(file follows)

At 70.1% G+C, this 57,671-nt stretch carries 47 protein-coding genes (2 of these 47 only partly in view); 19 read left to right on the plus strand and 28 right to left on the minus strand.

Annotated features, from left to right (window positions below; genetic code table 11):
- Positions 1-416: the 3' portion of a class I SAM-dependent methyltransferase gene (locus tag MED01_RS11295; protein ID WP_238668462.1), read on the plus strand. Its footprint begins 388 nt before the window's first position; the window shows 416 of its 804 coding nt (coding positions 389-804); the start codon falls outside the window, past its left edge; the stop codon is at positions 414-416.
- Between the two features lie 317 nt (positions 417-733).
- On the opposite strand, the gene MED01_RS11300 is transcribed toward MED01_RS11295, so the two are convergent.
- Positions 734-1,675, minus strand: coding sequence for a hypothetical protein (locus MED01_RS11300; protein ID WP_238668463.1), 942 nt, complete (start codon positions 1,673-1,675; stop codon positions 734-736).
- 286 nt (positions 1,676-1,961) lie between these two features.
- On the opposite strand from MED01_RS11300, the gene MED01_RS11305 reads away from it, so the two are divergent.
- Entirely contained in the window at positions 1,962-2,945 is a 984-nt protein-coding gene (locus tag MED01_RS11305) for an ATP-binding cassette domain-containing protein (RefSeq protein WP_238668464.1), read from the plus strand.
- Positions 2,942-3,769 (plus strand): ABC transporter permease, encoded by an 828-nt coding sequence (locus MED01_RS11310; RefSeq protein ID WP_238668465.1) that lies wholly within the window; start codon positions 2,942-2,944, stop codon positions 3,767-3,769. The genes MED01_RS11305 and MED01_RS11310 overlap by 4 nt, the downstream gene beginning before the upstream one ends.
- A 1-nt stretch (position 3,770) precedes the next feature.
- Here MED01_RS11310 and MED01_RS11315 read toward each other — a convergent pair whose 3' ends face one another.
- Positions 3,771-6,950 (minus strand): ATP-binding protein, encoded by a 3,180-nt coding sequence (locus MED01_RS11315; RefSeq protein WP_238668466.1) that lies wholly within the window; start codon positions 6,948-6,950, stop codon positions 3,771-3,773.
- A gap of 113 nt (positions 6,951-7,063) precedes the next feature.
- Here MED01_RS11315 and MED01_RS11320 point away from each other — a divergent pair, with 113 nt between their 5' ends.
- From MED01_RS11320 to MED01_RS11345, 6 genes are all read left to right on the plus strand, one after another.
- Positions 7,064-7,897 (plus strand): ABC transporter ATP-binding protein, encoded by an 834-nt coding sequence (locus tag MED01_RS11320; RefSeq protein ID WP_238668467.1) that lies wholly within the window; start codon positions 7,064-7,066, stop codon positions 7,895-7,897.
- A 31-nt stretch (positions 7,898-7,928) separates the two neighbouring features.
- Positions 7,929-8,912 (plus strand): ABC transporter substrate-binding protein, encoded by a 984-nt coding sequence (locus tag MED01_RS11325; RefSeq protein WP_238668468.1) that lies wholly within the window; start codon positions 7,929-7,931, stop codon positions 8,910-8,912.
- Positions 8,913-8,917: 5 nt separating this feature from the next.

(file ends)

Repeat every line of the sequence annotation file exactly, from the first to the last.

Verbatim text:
At 70.1% G+C, this 57,671-nt stretch carries 47 protein-coding genes (2 of these 47 only partly in view); 19 read left to right on the plus strand and 28 right to left on the minus strand.

Annotated features, from left to right (window positions below; genetic code table 11):
- Positions 1-416: the 3' portion of a class I SAM-dependent methyltransferase gene (locus tag MED01_RS11295; protein ID WP_238668462.1), read on the plus strand. Its footprint begins 388 nt before the window's first position; the window shows 416 of its 804 coding nt (coding positions 389-804); the start codon falls outside the window, past its left edge; the stop codon is at positions 414-416.
- Between the two features lie 317 nt (positions 417-733).
- On the opposite strand, the gene MED01_RS11300 is transcribed toward MED01_RS11295, so the two are convergent.
- Positions 734-1,675, minus strand: coding sequence for a hypothetical protein (locus MED01_RS11300; protein ID WP_238668463.1), 942 nt, complete (start codon positions 1,673-1,675; stop codon positions 734-736).
- 286 nt (positions 1,676-1,961) lie between these two features.
- On the opposite strand from MED01_RS11300, the gene MED01_RS11305 reads away from it, so the two are divergent.
- Entirely contained in the window at positions 1,962-2,945 is a 984-nt protein-coding gene (locus tag MED01_RS11305) for an ATP-binding cassette domain-containing protein (RefSeq protein WP_238668464.1), read from the plus strand.
- Positions 2,942-3,769 (plus strand): ABC transporter permease, encoded by an 828-nt coding sequence (locus MED01_RS11310; RefSeq protein ID WP_238668465.1) that lies wholly within the window; start codon positions 2,942-2,944, stop codon positions 3,767-3,769. The genes MED01_RS11305 and MED01_RS11310 overlap by 4 nt, the downstream gene beginning before the upstream one ends.
- A 1-nt stretch (position 3,770) precedes the next feature.
- Here MED01_RS11310 and MED01_RS11315 read toward each other — a convergent pair whose 3' ends face one another.
- Positions 3,771-6,950 (minus strand): ATP-binding protein, encoded by a 3,180-nt coding sequence (locus MED01_RS11315; RefSeq protein WP_238668466.1) that lies wholly within the window; start codon positions 6,948-6,950, stop codon positions 3,771-3,773.
- A gap of 113 nt (positions 6,951-7,063) precedes the next feature.
- Here MED01_RS11315 and MED01_RS11320 point away from each other — a divergent pair, with 113 nt between their 5' ends.
- From MED01_RS11320 to MED01_RS11345, 6 genes are all read left to right on the plus strand, one after another.
- Positions 7,064-7,897 (plus strand): ABC transporter ATP-binding protein, encoded by an 834-nt coding sequence (locus tag MED01_RS11320; RefSeq protein ID WP_238668467.1) that lies wholly within the window; start codon positions 7,064-7,066, stop codon positions 7,895-7,897.
- A 31-nt stretch (positions 7,898-7,928) separates the two neighbouring features.
- Positions 7,929-8,912 (plus strand): ABC transporter substrate-binding protein, encoded by a 984-nt coding sequence (locus tag MED01_RS11325; RefSeq protein WP_238668468.1) that lies wholly within the window; start codon positions 7,929-7,931, stop codon positions 8,910-8,912.
- Positions 8,913-8,917: 5 nt separating this feature from the next.